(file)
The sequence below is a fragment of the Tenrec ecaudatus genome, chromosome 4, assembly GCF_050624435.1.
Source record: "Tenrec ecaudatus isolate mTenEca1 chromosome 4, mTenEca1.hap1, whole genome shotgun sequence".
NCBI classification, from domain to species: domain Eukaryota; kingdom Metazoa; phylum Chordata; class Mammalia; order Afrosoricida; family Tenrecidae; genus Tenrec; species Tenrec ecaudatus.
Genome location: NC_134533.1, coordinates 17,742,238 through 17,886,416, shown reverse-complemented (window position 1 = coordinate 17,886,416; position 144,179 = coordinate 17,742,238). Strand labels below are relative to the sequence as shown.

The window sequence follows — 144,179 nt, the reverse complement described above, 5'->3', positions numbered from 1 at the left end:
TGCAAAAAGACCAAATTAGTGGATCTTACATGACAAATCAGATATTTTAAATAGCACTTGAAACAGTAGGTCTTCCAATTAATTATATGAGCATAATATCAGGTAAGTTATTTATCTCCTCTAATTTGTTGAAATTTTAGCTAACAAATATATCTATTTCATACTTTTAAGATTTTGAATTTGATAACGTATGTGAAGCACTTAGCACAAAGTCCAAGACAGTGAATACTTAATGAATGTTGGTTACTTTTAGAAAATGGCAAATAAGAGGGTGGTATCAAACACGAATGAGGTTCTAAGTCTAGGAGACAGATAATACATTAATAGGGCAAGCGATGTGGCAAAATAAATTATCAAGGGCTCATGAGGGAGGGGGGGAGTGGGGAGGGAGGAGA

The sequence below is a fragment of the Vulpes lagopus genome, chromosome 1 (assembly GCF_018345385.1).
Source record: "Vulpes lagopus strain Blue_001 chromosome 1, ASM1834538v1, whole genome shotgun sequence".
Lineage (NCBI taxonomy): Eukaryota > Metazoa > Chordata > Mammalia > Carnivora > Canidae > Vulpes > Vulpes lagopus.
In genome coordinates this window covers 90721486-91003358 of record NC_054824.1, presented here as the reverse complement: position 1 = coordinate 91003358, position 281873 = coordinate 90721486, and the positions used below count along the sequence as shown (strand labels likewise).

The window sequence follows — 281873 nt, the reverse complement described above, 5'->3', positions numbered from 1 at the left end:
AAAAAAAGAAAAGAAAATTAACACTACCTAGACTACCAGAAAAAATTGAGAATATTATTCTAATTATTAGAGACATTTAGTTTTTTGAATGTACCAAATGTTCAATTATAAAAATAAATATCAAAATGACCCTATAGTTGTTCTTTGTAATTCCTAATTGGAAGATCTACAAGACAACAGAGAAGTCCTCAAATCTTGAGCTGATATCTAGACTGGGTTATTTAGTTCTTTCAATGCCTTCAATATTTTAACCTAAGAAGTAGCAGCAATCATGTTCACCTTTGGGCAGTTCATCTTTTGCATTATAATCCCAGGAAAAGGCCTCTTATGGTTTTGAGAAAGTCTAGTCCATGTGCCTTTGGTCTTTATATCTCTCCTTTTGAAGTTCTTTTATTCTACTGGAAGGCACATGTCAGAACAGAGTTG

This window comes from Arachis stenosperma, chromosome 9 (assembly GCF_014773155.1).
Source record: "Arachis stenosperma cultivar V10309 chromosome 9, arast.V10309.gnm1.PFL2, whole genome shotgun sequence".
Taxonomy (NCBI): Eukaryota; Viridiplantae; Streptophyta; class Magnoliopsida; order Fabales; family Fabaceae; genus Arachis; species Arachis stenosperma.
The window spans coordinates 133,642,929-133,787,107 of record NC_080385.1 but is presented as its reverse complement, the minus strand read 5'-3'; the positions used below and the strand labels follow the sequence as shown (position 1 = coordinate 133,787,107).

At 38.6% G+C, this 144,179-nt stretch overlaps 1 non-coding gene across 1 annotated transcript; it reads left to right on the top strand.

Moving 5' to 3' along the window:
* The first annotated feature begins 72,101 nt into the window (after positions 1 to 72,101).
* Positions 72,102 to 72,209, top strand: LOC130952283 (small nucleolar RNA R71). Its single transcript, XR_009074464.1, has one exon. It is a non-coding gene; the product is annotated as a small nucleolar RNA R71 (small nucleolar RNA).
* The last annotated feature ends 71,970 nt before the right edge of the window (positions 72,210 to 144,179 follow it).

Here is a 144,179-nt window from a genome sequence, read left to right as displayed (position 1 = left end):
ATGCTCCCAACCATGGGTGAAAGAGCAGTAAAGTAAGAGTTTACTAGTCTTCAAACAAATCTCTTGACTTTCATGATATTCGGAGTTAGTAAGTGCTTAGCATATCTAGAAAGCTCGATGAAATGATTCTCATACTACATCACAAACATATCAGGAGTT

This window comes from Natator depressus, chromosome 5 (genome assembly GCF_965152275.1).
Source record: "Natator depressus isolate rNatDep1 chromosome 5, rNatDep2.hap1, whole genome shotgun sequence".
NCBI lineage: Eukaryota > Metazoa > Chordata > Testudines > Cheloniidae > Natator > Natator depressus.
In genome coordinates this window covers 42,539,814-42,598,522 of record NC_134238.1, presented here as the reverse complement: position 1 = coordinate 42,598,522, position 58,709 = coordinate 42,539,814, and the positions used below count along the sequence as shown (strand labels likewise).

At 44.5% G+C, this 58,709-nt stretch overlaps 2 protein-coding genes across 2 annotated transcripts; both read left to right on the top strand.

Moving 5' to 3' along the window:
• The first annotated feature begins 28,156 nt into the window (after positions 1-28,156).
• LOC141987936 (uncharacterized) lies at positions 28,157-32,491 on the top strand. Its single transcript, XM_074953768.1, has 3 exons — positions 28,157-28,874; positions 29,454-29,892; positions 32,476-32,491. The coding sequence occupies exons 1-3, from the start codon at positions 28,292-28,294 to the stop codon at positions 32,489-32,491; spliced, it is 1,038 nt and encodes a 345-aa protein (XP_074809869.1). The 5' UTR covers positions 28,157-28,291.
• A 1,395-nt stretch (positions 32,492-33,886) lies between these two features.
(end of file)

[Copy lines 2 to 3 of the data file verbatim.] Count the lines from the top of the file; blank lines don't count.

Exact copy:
Source record: "Tenrec ecaudatus isolate mTenEca1 chromosome 4, mTenEca1.hap1, whole genome shotgun sequence".
NCBI classification, from domain to species: domain Eukaryota; kingdom Metazoa; phylum Chordata; class Mammalia; order Afrosoricida; family Tenrecidae; genus Tenrec; species Tenrec ecaudatus.